勢 せい 세[/p]

    An interesting comparison, but hardly important. Like I said before, a lot of media is actually written in just hiragana with spaces, and it's not hard to understand at all.
  • Yes but I'm sure you'll appreciate there's a difference in the level of vocabulary needed between playing pokemon and comfortably reading academic literature.
  • Posted By: Kanjimancer
    [p]Yes but I'm sure you'll appreciate there's a difference in the level of vocabulary needed between playing pokemon and comfortably reading academic literature.[/p]

    Are you claiming that writing somehow precedes speaking in Japanese? Because of course you realize that in academic lectures in Japanese, they aren't supplying kanji subtitles to the lecturers speeches. Anything you can hear in Japanese and understand, you can read in hiragana and understand just the same.

    Just because academic literature is harder to understand than Pokemon doesn't mean kanji are vital, you could easily read academic literature in just hiragana with spaces.
  • I must be missing something basic - can someone please enlighten me as to why traditionalists are so adamantly against adding spaces to hiragana? I would have thought that of all reform proposal this would be a no-brainer!
  • I just don't see why anything should change. It's not as if Japanese literacy rates are lower than anywhere else. And as for the "it takes too long" argument, it's not as if Japan has some huge problem of kids leaving school having not learnt important things due to them having spent so much time learning kanji. Again, if there's no real appetite in Japan for reform, which there certainly doesn't seem to be, I can't see where people outside of Japan arguing for completely changing the script are coming from.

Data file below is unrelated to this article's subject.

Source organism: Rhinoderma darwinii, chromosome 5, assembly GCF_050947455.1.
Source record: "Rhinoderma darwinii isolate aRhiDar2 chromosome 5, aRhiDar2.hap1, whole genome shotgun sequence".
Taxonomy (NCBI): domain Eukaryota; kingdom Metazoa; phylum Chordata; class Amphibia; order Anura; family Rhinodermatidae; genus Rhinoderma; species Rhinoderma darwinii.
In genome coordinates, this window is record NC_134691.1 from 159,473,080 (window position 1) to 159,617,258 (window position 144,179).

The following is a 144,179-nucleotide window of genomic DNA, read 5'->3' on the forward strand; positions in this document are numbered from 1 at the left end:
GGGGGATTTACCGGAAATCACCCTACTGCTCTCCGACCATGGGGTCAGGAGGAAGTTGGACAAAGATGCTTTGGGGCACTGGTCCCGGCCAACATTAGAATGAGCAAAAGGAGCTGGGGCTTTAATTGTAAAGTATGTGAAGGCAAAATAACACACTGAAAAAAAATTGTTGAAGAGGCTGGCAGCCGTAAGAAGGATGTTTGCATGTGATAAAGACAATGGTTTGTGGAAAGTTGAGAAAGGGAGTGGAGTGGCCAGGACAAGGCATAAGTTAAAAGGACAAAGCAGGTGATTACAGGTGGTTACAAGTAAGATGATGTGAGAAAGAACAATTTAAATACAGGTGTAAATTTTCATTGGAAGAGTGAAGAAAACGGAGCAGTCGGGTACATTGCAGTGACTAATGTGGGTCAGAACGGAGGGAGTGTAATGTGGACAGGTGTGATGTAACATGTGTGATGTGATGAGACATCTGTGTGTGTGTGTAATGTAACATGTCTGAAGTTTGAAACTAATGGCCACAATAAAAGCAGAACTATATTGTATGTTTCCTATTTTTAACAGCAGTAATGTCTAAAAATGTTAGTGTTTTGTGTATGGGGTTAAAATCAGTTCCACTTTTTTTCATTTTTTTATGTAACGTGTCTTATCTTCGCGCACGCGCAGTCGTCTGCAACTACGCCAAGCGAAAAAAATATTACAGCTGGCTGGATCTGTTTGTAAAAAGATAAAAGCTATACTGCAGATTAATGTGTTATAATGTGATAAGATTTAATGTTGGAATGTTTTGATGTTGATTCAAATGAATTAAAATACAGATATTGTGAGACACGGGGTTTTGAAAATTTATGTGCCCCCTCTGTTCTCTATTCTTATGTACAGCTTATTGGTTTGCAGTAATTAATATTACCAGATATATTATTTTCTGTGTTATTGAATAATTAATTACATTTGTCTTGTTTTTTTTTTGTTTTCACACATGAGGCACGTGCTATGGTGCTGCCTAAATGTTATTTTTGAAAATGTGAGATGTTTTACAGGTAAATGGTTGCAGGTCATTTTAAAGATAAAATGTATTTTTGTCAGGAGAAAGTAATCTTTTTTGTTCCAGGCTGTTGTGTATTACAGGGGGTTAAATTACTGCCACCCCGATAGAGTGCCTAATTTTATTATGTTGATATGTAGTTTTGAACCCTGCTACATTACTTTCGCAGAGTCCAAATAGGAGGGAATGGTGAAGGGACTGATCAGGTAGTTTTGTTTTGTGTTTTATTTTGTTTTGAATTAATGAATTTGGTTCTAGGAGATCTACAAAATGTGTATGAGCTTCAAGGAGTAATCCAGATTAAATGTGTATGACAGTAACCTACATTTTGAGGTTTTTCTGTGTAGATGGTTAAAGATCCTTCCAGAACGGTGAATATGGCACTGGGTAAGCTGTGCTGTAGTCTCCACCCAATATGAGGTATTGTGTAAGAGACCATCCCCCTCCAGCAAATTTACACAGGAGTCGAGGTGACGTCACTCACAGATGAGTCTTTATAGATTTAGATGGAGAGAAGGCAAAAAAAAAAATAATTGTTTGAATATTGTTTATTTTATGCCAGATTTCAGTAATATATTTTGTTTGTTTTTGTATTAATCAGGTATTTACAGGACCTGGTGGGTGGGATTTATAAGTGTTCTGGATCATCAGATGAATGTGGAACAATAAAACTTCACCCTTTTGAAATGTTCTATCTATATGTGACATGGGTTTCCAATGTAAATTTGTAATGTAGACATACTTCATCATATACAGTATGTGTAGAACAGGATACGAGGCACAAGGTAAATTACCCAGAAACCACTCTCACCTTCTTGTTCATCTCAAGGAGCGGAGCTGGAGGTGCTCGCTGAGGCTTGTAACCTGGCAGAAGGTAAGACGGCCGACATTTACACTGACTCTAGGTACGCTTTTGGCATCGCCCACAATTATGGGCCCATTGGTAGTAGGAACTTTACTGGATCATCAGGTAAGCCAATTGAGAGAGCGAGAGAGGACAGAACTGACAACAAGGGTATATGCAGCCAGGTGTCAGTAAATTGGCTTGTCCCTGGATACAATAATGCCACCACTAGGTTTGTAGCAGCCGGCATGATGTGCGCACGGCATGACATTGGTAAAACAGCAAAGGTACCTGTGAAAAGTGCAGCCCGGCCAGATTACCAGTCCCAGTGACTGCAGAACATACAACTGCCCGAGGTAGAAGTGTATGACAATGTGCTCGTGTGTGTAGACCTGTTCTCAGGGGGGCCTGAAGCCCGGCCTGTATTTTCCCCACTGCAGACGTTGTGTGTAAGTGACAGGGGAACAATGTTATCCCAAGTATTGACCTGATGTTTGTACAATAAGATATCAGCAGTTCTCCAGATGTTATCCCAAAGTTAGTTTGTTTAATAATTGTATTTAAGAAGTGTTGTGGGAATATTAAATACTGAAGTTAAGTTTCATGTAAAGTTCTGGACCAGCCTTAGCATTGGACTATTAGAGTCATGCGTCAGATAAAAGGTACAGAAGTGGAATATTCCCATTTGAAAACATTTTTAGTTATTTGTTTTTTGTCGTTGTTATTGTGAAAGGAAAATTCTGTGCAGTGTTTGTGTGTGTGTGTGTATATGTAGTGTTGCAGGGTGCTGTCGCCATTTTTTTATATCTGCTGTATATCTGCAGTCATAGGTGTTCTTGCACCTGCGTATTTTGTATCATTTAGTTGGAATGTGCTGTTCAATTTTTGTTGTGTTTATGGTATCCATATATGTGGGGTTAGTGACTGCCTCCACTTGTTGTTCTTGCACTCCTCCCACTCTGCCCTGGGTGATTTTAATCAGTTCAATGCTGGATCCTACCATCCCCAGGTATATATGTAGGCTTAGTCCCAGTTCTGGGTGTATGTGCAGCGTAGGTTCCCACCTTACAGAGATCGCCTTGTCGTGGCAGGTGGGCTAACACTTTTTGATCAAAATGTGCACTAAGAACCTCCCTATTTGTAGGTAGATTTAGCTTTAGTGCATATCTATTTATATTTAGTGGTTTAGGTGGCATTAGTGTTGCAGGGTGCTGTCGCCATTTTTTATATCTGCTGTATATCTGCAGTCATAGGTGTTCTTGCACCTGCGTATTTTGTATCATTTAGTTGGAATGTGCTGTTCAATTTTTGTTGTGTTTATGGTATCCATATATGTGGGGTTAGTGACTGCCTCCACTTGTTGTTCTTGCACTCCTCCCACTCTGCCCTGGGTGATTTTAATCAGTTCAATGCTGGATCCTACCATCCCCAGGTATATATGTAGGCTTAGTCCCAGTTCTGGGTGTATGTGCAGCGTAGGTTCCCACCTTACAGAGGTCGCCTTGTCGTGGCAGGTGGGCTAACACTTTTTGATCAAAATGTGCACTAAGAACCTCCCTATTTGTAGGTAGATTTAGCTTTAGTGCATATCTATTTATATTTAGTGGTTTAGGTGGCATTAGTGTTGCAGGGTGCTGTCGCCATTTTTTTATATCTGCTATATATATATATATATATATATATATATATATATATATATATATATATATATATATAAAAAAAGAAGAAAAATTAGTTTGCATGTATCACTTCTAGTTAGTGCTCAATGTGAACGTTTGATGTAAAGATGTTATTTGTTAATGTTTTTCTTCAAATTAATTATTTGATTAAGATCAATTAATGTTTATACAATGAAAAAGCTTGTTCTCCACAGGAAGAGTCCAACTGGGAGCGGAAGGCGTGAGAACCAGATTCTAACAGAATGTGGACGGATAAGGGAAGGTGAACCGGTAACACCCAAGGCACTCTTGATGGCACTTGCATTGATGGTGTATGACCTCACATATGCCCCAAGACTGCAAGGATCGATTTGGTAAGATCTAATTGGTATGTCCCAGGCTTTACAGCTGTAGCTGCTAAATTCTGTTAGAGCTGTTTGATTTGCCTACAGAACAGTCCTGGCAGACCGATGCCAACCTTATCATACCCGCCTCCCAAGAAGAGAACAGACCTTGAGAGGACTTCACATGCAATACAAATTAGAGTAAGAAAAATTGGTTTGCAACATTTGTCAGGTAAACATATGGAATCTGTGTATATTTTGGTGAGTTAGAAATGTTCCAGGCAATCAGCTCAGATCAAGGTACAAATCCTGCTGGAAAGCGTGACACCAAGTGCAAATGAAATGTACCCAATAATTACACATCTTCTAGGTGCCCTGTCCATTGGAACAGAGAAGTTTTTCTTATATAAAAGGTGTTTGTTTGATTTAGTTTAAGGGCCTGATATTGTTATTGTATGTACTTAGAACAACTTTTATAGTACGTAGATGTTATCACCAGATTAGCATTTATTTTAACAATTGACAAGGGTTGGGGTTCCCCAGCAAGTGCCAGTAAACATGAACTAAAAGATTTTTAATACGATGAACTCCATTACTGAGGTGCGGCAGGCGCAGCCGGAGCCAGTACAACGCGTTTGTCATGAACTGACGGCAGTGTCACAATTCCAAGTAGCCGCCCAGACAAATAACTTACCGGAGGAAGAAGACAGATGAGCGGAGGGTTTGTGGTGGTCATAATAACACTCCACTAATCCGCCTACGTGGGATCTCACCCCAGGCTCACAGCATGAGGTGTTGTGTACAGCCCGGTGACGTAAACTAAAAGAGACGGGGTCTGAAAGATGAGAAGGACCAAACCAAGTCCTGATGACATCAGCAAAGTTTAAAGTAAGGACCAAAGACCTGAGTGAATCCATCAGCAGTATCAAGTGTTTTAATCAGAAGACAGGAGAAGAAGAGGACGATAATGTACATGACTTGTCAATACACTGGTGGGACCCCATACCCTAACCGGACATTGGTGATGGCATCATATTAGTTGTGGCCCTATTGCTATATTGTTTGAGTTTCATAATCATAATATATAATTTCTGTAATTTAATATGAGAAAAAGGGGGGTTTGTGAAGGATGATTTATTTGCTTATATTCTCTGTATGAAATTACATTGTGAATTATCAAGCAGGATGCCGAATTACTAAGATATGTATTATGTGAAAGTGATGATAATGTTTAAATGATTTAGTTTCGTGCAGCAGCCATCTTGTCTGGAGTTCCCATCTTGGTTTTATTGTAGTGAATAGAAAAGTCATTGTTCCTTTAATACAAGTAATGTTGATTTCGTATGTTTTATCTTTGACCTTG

As for me, I can't speak for Japanese kids leaning the language, but as a non-Japanese person, the presence of kanji has made learning it and picking up vocabulary far easier than it would be if the language was composed entirely of hiragana. You can read newspaper articles and know exactly what high-level words you've never seen or heard before mean, purely because their meaning is made so clear via kanji.

    Posted By: tamatama
    [p]I personally would lament the removal of kanji from Japanese (as with Korean), but the romanji proponents idea seems to be that using a different script separates them from the rest of the world, which is true to some extent.[/p]

    I don't follow this argument at all. What does it mean to be "separated" from the rest of the world by the script a country uses?
  • The thing is Louis, you're assuming Japanese people don't see any problem with kanji, when they in fact do. Any study on kanji usage nowadays shows clearly that most adult Japanese have big difficulties writing kanji from memory, they always rely on their mobile phones. Do Japanese leave school knowing too little? Maybe not, then again, just to get into a decent university they have to spend their whole childhood going to 塾.

    There are practical and functional issues with kanji. The only real reason to keep them is because it's cool, there's no practical reason to prefer kanji over kana, which is why Japan will eventually go down the same road as Korean, and eventually, Chinese will too. Maybe not in our lifetimes, but it's inevitable.
  • Tobbertroth brings up a very interesting point indeed - the assumption by traditionalists that the Japanese "have no problem" with their writing system. I have no idea where this notion originates from (other than in the feverish minds of the kanji true-believers...); as hard as I tried, I couldn't find any reference to any public opinion survey (trustworthy or otherwise) which provides any indication of Japanese attitudes to kanji specifically and the writing system in general. Any reading material would be welcome.
    Not only that (and, in my opinion, much worse) - it's very difficult to find any information about the effect of the current writing system on Japanese literacy rates. While Japanese officials have apparently claimed in the past a 99% literacy rate, I couldn't find a reference to any literacy survey in Japan since 1956! Not that I would necessarily believe data produced by the Japanese government on a sensitive issue like this, but the fact (if true) that no attempt has been made to conduct such survey is, in my opinion, tentative proof that something is really wrong.
  • Certainly there are books and games for kids all written in hiragana with spaces, but did you ever find a textbook (not for kids), journal, novel, newspaper all in hiragana? Sorry I did not and I cannot imagine one.